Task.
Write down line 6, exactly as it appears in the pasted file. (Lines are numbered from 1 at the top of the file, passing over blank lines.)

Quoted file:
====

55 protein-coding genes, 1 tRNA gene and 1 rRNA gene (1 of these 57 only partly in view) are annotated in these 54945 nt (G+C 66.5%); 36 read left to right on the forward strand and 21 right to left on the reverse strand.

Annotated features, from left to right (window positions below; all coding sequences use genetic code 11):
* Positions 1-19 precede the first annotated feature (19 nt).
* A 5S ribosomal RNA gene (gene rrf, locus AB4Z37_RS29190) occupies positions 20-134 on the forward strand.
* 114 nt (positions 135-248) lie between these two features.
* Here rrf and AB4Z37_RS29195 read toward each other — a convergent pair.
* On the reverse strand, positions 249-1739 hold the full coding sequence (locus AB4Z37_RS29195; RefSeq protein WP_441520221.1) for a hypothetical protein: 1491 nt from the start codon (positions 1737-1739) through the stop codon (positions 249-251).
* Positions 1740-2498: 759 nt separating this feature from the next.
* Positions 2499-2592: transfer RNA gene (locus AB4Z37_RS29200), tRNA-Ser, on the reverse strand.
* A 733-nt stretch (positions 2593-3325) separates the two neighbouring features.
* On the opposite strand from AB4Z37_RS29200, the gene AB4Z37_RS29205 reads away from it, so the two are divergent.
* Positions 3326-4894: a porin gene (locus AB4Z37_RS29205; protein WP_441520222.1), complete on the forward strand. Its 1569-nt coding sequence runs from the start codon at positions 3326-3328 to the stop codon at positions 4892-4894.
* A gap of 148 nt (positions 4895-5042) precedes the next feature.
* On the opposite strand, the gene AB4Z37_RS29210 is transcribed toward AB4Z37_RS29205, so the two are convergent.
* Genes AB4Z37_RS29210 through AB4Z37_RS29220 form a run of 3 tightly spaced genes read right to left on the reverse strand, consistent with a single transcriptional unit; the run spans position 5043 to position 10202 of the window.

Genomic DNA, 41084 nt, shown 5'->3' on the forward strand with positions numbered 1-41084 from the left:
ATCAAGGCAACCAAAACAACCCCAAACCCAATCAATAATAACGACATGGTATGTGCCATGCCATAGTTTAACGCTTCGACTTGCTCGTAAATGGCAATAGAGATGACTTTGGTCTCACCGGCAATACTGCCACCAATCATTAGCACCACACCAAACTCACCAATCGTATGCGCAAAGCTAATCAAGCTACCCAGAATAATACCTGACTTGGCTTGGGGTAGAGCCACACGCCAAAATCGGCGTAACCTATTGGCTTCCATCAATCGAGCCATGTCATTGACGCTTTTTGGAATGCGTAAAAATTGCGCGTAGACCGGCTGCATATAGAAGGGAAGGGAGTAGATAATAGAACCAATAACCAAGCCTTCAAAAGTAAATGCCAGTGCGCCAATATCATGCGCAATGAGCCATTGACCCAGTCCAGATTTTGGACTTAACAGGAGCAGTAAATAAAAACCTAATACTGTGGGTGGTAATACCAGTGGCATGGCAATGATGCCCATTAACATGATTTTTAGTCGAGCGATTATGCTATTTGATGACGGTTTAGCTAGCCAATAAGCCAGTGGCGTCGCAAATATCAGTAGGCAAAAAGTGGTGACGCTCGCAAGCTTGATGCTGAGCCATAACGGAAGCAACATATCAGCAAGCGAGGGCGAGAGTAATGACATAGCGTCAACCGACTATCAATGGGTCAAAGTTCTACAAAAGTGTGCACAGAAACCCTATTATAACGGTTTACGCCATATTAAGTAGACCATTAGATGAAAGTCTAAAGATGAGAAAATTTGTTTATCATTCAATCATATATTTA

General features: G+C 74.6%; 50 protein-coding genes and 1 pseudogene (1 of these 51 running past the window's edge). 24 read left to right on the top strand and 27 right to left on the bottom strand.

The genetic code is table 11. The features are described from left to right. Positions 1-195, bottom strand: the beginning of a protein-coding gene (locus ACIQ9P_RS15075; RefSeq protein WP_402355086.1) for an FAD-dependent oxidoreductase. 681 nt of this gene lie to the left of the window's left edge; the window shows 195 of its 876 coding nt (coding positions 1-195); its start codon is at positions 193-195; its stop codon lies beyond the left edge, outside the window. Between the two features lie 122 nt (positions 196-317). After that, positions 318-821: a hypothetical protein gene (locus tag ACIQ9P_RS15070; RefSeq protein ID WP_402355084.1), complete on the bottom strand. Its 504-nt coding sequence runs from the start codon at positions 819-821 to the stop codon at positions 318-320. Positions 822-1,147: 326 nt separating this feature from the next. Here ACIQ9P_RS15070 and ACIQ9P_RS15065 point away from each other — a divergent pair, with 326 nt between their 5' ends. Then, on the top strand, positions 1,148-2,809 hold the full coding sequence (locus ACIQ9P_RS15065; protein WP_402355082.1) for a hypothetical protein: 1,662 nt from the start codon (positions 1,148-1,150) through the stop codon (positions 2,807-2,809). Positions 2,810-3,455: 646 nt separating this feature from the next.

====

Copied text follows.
* Here rrf and AB4Z37_RS29195 read toward each other — a convergent pair.